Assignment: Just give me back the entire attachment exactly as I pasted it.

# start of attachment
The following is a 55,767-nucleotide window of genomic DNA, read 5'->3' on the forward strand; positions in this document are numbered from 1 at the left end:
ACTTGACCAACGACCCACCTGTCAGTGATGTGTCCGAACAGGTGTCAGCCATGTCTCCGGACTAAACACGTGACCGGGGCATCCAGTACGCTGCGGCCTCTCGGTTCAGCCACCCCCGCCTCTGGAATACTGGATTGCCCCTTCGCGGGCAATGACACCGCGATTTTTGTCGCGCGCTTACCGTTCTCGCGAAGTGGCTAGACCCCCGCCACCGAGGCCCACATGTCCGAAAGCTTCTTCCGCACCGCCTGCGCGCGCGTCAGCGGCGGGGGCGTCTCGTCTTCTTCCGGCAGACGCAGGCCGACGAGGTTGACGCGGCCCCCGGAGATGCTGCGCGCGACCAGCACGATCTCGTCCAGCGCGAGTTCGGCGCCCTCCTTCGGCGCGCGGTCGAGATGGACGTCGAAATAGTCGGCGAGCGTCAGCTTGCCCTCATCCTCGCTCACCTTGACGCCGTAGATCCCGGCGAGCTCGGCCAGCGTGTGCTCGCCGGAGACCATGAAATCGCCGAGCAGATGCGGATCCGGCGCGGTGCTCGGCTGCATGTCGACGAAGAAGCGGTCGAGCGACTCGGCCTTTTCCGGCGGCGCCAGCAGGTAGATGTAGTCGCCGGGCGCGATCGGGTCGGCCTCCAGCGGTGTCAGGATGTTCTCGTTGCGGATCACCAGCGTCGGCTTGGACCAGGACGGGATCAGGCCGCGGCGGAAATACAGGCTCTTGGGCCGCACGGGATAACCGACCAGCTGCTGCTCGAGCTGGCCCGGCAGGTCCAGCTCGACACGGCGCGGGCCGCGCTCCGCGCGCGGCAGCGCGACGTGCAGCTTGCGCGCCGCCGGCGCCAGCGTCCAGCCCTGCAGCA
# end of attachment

The following is a 55,767-nucleotide window of genomic DNA, read 5'->3' on the forward strand; positions in this document are numbered from 1 at the left end:
ACTTGACCAACGACCCACCTGTCAGTGATGTGTCCGAACAGGTGTCAGCCATGTCTCCGGACTAAACACGTGACCGGGGCATCCAGTACGCTGCGGCCTCTCGGTTCAGCCACCCCCGCCTCTGGAATACTGGATTGCCCCTTCGCGGGCAATGACACCGCGATTTTTGTCGCGCGCTTACCGTTCTCGCGAAGTGGCTAGACCCCCGCCACCGAGGCCCACATGTCCGAAAGCTTCTTCCGCACCGCCTGCGCGCGCGTCAGCGGCGGGGGCGTCTCGTCTTCTTCCGGCAGACGCAGGCCGACGAGGTTGACGCGGCCCCCGGAGATGCTGCGCGCGACCAGCACGATCTCGTCCAGCGCGAGTTCGGCGCCCTCCTTCGGCGCGCGGTCGAGATGGACGTCGAAATAGTCGGCGAGCGTCAGCTTGCCCTCATCCTCGCTCACCTTGACGCCGTAGATCCCGGCGAGCTCGGCCAGCGTGTGCTCGCCGGAGACCATGAAATCGCCGAGCAGATGCGGATCCGGCGCGGTGCTCGGCTGCATGTCGACGAAGAAGCGGTCGAGCGACTCGGCCTTTTCCGGCGGCGCCAGCAGGTAGATGTAGTCGCCGGGCGCGATCGGGTCGGCCTCCAGCGGTGTCAGGATGTTCTCGTTGCGGATCACCAGCGTCGGCTTGGACCAGGACGGGATCAGGCCGCGGCGGAAATACAGGCTCTTGGGCCGCACGGGATAACCGACCAGCTGCTGCTCGAGCTGGCCCGGCAGGTCCAGCTCGACACGGCGCGGGCCGCGCTCCGCGCGCGGCAGCGCGACGTGCAGCTTGCGCGCCGCCGGCGCCAGCGTCCAGCCCTGCAGCA